Mauricio Pochettino was reminded once again that he has his hands full with the development of Dele Alli after Spurs’ first leg Europa League tie against Fiorentina.
The young midfielder showed the best and worst of his game as Tottenham came away from Florence with a 1-1 draw, and an all-important away goal.
Alli’s famous nutmegs were on display in the first half, but he was also scolded after appearing to kick out at Nenad Tomovic.
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The 19-year-old has a certain aggression about his game that has often earned him a place in the book. It is clear that having spent much of his early days plying his trade in League One with MK Dons, he had become all too familiar with the physicality of that league, something which may need to change now he is playing at the top level.
Pochettino has admitted that whatever plaudits Alli has earned this season, he still has “a lot to learn” after the show of petulance.
Alli was perhaps fortunate to avoid a red card, but in the future he may not be so lucky, and it could end up costing his side.
Aggression or enthusiasm?
The challenge for Pochettino is knowing how to nurture Alli’s enthusiasm and aggression. It should not be discouraged altogether, but it is clear that he still needs to mature as a player.
His willingness to put tough challenges in has earned him some flattering comparisons with Paul Scholes, with some suggestions that he can perform a Scholes-like role in England’s central midfield.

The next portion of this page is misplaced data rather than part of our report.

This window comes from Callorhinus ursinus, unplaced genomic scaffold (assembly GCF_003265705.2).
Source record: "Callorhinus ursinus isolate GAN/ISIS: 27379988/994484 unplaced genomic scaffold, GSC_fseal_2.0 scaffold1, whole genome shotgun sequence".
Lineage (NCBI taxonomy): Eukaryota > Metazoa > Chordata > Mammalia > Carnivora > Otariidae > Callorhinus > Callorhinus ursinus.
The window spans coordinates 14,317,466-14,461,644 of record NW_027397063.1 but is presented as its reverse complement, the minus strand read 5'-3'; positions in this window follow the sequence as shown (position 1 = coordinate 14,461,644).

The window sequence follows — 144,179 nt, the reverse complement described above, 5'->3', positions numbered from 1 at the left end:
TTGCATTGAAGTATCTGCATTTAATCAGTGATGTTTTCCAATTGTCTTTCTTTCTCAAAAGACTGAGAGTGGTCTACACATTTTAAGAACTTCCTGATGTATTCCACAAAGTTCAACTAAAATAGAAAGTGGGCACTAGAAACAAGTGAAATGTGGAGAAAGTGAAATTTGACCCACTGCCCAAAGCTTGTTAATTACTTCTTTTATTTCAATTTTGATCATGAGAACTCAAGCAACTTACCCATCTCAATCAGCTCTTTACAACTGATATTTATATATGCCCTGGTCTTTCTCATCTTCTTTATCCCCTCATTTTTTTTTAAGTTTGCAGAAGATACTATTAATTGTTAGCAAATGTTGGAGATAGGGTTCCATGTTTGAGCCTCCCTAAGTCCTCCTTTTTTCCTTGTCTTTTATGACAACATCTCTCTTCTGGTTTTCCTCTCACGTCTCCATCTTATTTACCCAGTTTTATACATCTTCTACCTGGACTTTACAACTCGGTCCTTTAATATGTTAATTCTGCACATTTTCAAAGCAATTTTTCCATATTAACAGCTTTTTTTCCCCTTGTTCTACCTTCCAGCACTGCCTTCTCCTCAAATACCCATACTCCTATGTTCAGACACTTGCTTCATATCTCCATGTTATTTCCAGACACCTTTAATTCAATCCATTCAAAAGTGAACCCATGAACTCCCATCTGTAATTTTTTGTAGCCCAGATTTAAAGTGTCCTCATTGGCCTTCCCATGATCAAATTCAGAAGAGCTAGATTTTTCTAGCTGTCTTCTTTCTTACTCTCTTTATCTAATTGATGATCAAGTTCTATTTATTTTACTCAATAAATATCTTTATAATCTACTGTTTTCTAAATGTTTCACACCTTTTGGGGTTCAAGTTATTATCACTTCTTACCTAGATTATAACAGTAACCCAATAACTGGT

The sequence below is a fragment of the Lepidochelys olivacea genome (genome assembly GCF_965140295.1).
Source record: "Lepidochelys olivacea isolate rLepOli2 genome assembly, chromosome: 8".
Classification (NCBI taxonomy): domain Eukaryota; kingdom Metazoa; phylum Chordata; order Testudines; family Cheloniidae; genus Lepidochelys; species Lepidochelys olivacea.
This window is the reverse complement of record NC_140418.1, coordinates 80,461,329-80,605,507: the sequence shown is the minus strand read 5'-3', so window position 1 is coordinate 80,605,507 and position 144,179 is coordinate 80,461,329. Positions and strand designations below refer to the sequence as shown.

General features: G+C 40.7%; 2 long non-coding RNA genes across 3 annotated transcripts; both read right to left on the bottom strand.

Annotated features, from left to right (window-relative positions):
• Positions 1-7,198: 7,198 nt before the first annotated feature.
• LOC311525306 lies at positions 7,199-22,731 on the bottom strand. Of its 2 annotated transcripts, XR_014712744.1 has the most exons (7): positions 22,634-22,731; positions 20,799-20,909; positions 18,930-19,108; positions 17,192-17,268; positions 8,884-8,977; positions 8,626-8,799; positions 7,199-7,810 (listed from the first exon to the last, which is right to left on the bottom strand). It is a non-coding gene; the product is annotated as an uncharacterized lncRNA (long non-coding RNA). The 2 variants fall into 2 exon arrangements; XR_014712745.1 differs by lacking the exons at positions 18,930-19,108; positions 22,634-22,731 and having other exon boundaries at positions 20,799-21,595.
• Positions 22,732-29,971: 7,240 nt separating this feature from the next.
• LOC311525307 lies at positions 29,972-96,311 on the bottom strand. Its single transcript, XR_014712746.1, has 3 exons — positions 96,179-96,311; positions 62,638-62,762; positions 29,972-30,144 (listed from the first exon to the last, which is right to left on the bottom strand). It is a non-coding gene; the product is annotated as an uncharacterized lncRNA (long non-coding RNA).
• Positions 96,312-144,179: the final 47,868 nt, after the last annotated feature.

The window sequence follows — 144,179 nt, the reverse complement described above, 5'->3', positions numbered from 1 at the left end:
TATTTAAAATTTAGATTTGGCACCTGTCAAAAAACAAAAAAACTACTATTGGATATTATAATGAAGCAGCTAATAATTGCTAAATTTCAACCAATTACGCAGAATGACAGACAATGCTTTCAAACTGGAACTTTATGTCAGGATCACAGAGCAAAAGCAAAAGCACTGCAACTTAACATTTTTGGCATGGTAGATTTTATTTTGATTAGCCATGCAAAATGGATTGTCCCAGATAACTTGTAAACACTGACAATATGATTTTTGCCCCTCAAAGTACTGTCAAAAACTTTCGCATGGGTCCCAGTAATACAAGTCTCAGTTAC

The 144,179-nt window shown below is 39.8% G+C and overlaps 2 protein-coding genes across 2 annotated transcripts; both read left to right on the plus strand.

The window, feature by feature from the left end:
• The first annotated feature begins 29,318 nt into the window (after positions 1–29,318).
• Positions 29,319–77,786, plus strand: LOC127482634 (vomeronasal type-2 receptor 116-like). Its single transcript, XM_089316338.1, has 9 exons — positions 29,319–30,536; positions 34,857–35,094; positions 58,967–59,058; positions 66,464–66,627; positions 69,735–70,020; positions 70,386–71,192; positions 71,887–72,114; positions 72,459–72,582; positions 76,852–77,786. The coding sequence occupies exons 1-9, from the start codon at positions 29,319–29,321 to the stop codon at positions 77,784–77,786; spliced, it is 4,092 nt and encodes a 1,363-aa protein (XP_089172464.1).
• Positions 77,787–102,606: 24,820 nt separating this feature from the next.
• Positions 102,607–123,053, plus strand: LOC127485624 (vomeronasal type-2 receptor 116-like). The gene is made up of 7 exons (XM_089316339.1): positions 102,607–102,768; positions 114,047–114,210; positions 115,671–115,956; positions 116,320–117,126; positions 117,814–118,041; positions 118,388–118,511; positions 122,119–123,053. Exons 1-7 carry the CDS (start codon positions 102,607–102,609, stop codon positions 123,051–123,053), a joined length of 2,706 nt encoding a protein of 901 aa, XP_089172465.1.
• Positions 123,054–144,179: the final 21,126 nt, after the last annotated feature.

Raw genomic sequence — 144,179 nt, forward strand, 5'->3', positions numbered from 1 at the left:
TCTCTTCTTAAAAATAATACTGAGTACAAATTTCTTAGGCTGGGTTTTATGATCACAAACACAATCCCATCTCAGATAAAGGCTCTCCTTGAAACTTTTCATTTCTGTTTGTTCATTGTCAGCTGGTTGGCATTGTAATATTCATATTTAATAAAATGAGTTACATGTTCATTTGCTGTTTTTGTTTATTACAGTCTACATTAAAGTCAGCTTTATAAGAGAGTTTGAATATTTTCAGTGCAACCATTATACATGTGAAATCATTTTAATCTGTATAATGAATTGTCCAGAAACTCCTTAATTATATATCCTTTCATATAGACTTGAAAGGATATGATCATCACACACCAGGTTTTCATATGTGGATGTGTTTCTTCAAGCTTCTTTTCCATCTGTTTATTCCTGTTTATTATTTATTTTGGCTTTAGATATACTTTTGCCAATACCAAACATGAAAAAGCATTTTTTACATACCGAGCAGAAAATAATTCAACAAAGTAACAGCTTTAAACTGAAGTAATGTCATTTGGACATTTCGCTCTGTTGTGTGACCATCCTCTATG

However, his kick on Tomovic also brought back images of David Beckham’s infamous kick on Diego Simeone or Wayne Rooney’s stamp on Cristiano Ronaldo.
If Alli is to avoid going from hero to villain, Pochettino must work on the psychological side of his game, rather than try and prevent him from fighting for the ball.
Spurs must mentor Alli
One of the reasons Tottenham have been so successful this season is that they look far more composed than usual on the ball. This includes Alli, but it is what he does without the ball that must be worked on.
Fortunately, Spurs have more seasoned players such as Toby Alderweireld at their disposal, and Pochettino should pair them up in training to help Alli translate his aggression into positive energy and tempo off the ball. Mentors such as Ledley King are also available at the club to guide the younger players away from such petulant behaviour.
Pochettino must absolutely maintain the physical side to Alli’s game, but if it is not nurtured in the correct way, it could land the youngster in hot water before long.
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